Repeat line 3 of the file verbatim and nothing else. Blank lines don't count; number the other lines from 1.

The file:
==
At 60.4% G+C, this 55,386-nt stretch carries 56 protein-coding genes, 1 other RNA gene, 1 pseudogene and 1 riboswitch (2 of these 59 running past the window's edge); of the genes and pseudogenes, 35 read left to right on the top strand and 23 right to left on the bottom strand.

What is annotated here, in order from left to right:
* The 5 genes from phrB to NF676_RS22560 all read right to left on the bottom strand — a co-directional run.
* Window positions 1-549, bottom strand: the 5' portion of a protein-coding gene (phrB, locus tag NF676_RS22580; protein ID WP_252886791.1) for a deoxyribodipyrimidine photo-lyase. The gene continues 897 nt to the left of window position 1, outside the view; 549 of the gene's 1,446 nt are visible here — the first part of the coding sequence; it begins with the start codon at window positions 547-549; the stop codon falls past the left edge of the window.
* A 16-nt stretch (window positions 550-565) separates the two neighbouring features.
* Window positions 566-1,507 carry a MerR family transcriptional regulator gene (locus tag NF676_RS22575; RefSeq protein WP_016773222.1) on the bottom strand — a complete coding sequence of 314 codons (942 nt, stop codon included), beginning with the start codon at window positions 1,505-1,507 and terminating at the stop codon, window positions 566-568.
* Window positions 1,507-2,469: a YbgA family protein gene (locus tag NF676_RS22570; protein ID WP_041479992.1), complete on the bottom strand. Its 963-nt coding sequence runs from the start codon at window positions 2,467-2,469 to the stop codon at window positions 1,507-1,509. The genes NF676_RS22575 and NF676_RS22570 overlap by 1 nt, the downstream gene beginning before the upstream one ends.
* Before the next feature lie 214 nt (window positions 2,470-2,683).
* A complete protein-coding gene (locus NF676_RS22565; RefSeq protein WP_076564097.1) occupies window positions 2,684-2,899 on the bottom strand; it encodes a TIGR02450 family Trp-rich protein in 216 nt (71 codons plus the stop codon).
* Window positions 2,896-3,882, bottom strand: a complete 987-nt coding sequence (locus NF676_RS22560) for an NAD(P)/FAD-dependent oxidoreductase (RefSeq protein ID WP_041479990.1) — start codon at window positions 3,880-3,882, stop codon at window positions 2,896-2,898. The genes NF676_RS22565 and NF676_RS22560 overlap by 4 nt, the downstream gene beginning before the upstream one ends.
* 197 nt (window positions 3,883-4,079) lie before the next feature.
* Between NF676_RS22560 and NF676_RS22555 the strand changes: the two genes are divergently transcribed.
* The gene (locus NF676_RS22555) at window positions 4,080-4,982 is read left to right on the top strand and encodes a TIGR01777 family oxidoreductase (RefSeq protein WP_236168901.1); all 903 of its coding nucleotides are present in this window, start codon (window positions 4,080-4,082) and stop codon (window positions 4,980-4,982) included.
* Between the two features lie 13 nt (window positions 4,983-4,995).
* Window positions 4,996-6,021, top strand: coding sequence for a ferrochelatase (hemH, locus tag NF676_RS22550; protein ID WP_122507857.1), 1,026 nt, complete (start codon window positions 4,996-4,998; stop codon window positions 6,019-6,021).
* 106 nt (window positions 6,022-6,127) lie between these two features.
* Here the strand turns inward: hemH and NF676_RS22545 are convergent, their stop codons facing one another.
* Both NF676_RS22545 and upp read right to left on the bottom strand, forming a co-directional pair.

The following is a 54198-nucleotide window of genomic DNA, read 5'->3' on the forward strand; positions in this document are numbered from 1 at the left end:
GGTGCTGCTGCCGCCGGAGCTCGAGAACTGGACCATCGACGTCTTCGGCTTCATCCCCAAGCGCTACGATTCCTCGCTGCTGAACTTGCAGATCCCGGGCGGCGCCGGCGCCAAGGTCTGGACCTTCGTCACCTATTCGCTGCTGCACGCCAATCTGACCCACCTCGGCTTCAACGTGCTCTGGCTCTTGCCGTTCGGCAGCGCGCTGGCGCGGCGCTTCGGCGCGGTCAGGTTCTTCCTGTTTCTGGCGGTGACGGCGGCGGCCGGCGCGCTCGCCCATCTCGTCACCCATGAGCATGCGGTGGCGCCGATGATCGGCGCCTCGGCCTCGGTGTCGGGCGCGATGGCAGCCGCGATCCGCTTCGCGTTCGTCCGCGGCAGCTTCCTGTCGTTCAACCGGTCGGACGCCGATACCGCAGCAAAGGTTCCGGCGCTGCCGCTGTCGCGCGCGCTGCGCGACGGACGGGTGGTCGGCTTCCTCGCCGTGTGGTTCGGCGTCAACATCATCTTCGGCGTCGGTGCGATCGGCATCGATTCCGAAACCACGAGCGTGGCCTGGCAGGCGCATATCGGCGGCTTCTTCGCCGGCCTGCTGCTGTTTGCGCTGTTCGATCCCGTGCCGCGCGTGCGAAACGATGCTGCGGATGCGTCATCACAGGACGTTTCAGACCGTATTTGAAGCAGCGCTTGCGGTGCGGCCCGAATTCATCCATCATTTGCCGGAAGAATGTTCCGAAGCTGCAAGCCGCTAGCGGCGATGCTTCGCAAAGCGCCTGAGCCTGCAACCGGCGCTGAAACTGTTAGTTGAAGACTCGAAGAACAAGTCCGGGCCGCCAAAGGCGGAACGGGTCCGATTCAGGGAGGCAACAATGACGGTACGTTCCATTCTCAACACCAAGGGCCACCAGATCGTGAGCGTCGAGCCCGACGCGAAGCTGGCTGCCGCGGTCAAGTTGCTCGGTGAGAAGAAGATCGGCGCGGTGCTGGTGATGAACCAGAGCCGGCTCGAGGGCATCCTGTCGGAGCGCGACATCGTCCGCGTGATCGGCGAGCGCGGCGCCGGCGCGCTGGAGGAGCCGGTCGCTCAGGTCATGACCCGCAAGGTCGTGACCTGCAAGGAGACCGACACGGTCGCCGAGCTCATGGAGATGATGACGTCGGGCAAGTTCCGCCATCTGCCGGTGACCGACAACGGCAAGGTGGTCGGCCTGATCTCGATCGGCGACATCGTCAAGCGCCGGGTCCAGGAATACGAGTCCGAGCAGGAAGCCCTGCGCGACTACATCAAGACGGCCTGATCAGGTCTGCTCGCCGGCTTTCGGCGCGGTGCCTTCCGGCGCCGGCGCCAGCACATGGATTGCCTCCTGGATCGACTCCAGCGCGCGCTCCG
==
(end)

* The 5 genes from phrB to NF676_RS22560 all read right to left on the bottom strand — a co-directional run.